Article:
These days, it would be unthinkable to operate any kind of business without email or other forms of electronic communication. And it’s a pretty standard practice among businesses of all sizes to at least be aware of security issues such as phishing, address spoofing, viruses, and spyware. For businesses that deal with protected health information (PHI) however, there is an added layer of security required.
We’re talking about the Health Insurance Portability and Accountability Act, most commonly known as HIPAA. HIPAA sets the standard for protecting sensitive data. All businesses dealing with PHI are required to make sure that physical, network, and administrative security measures are in place and kept in compliance.
Included in these considerations is handling HIPAA compliant email.
HIPAA requires that PHI is secure both when it’s being sent and when it’s not. The email must be protected by levels of unique usernames and passwords for PCs and servers, and secure encryption procedures each time the information is sent or received.
This means that it’s not recommended to use common, free internet-based email services. If you do use an internet-based email service, you must have a signed Business Associate Agreement (BAA) which confirms that administrative, physical, and technical safeguards are being maintained. The BAA will generally cover the host server responsibility, but you’re still required to protect every other part of the email or transmission chain.
Encryption, particularly for stored files, is also your responsibility. There are many options available for encrypting data on your own computers, and failure to take steps to use encryption could result in heavy fines.
How to keep email secure
What to consider when setting up secure email procedures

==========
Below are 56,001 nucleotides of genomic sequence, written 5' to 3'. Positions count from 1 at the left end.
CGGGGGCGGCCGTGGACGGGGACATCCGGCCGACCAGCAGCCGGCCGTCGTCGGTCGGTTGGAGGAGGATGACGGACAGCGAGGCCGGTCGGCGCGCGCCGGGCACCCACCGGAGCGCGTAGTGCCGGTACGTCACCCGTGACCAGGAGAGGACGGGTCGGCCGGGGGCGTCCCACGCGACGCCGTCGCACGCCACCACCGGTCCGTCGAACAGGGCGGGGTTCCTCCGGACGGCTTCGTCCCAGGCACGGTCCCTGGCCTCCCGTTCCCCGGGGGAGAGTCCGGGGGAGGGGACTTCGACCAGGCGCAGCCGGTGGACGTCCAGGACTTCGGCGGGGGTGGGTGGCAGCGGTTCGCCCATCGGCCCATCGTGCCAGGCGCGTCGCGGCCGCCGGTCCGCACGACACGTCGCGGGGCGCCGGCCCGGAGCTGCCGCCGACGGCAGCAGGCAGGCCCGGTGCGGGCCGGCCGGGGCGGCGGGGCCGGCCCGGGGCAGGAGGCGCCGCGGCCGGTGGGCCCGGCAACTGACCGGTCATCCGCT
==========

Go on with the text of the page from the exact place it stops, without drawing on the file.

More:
- Many email servers will encrypt emails from sender to recipient. If the recipient is not a client of that server, they are given the option to securely connect to the server in order to receive the email.
- Patient portals allow for secure storage of PHI and other communications. An email is sent to the recipient informing them of an incoming message. They can then log in and securely receive the message.
- When setting up your own email accounts, use strong password protections and possible 2-factor authentication.
- While email disclaimers and confidentiality statements aren’t a guaranteed protection for you, said disclaimers should clearly state that the information sent is considered PHI and should be treated as such. This is not a replacement for encryption or other security measures.
What about the patients?
HIPAA realizes that you have no control over the email clients and security patients may use. The regulation states that as long as you’re using secure email and encryption on your end, you are not responsible for what happens on the patient’s end of things. Well… there are a few conditions:
- You must have a fully secure, alternate option for patients to receive information (such as a patient portal).
- You must inform patients that their personal email clients may not be secured. If they still want the information, it’s all right to send it.
- You must document the above conditions.
Protecting different types of emails
Not all emails are sent from a provider’s office to a patient. Emails sent between doctors located in different locations, and not sharing a secured network or email server must also use encryption. Likewise, doctors who email PHI from their home computers to their work accounts must use encryption to avoid HIPAA violation. While in-office emails using the same secured email server don’t have to worry about additional encryption, remote access situations must follow encryption procedures.
Don’t become overwhelmed by the many requirements for sending a HIPAA compliant email. Consider working with a managed IT services provider experienced in HIPAA compliance and technology.